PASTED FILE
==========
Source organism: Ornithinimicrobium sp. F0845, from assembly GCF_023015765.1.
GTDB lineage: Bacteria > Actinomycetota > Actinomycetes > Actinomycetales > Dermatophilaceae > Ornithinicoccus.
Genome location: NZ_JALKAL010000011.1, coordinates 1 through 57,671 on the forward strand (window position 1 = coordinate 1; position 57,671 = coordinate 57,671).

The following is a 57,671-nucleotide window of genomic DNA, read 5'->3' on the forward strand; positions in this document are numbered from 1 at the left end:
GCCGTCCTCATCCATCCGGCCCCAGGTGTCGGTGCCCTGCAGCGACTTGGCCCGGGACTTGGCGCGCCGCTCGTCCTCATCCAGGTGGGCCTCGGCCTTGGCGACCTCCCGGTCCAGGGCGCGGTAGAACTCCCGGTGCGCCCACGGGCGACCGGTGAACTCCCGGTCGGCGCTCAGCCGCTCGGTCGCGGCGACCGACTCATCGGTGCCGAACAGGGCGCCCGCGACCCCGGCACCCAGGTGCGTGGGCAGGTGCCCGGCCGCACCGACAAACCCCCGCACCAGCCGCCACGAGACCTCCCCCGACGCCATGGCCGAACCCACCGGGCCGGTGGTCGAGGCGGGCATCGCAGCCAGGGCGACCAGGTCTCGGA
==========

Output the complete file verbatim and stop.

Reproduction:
Source organism: Ornithinimicrobium sp. F0845, from assembly GCF_023015765.1.
GTDB lineage: Bacteria > Actinomycetota > Actinomycetes > Actinomycetales > Dermatophilaceae > Ornithinicoccus.
Genome location: NZ_JALKAL010000011.1, coordinates 1 through 57,671 on the forward strand (window position 1 = coordinate 1; position 57,671 = coordinate 57,671).

The following is a 57,671-nucleotide window of genomic DNA, read 5'->3' on the forward strand; positions in this document are numbered from 1 at the left end:
GCCGTCCTCATCCATCCGGCCCCAGGTGTCGGTGCCCTGCAGCGACTTGGCCCGGGACTTGGCGCGCCGCTCGTCCTCATCCAGGTGGGCCTCGGCCTTGGCGACCTCCCGGTCCAGGGCGCGGTAGAACTCCCGGTGCGCCCACGGGCGACCGGTGAACTCCCGGTCGGCGCTCAGCCGCTCGGTCGCGGCGACCGACTCATCGGTGCCGAACAGGGCGCCCGCGACCCCGGCACCCAGGTGCGTGGGCAGGTGCCCGGCCGCACCGACAAACCCCCGCACCAGCCGCCACGAGACCTCCCCCGACGCCATGGCCGAACCCACCGGGCCGGTGGTCGAGGCGGGCATCGCAGCCAGGGCGACCAGGTCTCGGA